The British Orthopaedic Association state the indications for THA are severe pain and disability, with accompanying radiological changes at the hip in patients where non-operative treatment has failed or is futile . It has previously been tradition for arthroplasty surgery to be delayed for as long as the patient can tolerate. This is probably a consequence of the paucity of historical long-term follow-up for joint replacements. More recent research has questioned this belief with younger patients appearing to achieve better outcomes than their aged counterparts [3, 10]. Fortin et al  suggested performing arthroplasty surgery earlier in the course of functional decline may be associated with better outcome. Lingard et al  demonstrated marked functional limitation, severe pain and a low mental health score before total knee arthroplasty were predictors of worse outcome. Patients with poor pre-operative walking distance are less likely to gain the same benefits from THA .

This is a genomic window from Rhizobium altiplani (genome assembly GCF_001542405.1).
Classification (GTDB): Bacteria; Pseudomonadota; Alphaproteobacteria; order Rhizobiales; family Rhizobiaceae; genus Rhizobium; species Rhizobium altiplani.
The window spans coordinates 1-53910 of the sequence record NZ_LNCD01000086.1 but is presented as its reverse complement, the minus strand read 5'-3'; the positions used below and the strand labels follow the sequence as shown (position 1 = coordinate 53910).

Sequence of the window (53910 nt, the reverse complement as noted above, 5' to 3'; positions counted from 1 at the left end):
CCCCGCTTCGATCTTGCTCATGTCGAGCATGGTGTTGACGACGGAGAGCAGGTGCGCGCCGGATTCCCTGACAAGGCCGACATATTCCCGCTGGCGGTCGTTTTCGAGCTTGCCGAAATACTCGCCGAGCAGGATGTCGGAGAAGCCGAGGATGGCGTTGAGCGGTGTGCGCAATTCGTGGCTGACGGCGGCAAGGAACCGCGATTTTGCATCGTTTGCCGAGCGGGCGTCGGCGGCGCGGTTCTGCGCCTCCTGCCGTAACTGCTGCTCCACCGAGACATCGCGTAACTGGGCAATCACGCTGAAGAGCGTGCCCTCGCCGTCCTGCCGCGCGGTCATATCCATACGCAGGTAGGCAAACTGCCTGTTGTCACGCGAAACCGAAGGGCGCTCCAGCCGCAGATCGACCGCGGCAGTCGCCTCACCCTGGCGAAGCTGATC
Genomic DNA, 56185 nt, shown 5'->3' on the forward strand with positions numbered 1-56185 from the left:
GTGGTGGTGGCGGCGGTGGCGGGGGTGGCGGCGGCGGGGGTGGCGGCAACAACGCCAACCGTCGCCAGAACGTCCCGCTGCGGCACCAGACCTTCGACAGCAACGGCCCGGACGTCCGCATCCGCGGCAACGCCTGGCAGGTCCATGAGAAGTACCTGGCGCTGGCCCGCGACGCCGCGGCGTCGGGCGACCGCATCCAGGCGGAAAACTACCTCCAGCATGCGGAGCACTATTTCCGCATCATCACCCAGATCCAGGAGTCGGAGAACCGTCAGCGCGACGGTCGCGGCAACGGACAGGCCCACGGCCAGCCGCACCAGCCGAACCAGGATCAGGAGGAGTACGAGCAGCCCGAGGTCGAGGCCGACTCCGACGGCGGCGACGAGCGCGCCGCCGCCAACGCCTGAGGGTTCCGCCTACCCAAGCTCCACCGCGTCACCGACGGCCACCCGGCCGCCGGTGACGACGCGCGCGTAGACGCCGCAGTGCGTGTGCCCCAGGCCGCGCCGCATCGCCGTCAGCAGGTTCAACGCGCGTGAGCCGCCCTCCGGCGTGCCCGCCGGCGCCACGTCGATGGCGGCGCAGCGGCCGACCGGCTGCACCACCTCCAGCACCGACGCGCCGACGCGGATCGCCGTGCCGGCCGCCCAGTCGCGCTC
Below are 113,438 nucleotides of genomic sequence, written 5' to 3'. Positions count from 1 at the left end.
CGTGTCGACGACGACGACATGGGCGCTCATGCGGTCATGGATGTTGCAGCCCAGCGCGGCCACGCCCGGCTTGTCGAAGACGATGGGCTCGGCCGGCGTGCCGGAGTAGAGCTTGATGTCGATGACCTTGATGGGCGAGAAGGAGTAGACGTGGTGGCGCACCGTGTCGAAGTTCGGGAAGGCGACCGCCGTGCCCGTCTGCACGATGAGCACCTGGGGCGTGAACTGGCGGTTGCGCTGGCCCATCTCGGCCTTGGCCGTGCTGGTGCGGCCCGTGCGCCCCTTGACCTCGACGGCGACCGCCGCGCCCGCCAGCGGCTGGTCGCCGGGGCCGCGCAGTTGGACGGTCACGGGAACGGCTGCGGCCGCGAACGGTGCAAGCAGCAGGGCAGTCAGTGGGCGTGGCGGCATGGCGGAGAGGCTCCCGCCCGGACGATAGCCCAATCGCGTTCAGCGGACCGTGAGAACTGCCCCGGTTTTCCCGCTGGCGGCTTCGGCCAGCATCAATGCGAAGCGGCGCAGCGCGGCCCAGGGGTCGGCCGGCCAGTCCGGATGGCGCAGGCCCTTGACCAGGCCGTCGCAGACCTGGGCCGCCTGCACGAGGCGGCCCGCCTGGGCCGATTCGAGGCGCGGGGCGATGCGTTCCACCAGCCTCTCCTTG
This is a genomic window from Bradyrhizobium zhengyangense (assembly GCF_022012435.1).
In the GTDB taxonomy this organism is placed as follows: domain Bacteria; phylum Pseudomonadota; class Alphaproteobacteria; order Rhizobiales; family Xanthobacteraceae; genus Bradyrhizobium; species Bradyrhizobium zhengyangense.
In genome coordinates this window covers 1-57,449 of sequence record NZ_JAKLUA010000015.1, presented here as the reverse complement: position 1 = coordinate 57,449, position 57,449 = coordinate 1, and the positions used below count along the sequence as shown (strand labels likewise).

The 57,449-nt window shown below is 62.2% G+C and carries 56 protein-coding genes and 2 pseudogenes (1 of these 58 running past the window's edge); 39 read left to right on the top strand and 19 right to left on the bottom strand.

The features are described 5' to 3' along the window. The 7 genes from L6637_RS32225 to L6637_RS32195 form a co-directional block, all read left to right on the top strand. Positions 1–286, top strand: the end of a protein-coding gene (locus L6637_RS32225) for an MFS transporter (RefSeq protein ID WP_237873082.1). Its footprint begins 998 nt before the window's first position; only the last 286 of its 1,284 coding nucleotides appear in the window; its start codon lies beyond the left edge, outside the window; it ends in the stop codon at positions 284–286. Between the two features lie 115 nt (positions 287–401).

Of the 1318 patients enrolled in this study the two most powerful predictors of an excellent outcome at three years (HHS of 100) were a high pre-operative HHS and a young age at the time of surgery.
The HHS is an extended hip function evaluation, which assesses the patient's perception of pain, function, ability to undertake activities and range of hip motion. The score ranges from 0 to 100, with higher scores indicating perceived success and satisfaction. Marchetti et al  suggested that a HHS of 90-100 indicates an excellent result, 80-90 a good result, 70-80 a fair result and less than 70 a poor result.
The HHS was initially designed to assess the outcome of arthroplasty on traumatic arthritis after hip dislocation and acetabular fracture . It has subsequently been shown to be both a sensitive and specific marker of hip function. It is more responsive than walking speed, pain and sub-scales of function of the SF-36 in patients with OA . Soderman and Malchau  confirmed the HHS as having high validity and reliability when compared with other outcome scoring systems (Western Ontario and McMaster University Osteoarthritis Index (WOMAC) and the Medical Outcomes Study 36- Item Short-Form Health Survey questionnaires). A weakness of the HHS however is that it assumes a concordance of the views between the clinician and patient. Rothwell et al  illustrated how patients and clinicians can differ in their subjective importance of different elements in quality of life assessment.
Whether a maximum score of 100 out of 100 truly represents excellence is debatable. Johanson et al  noted final outcome score assessments do not take into account clinical improvement from the base line. This could be seen as a weakness in this study.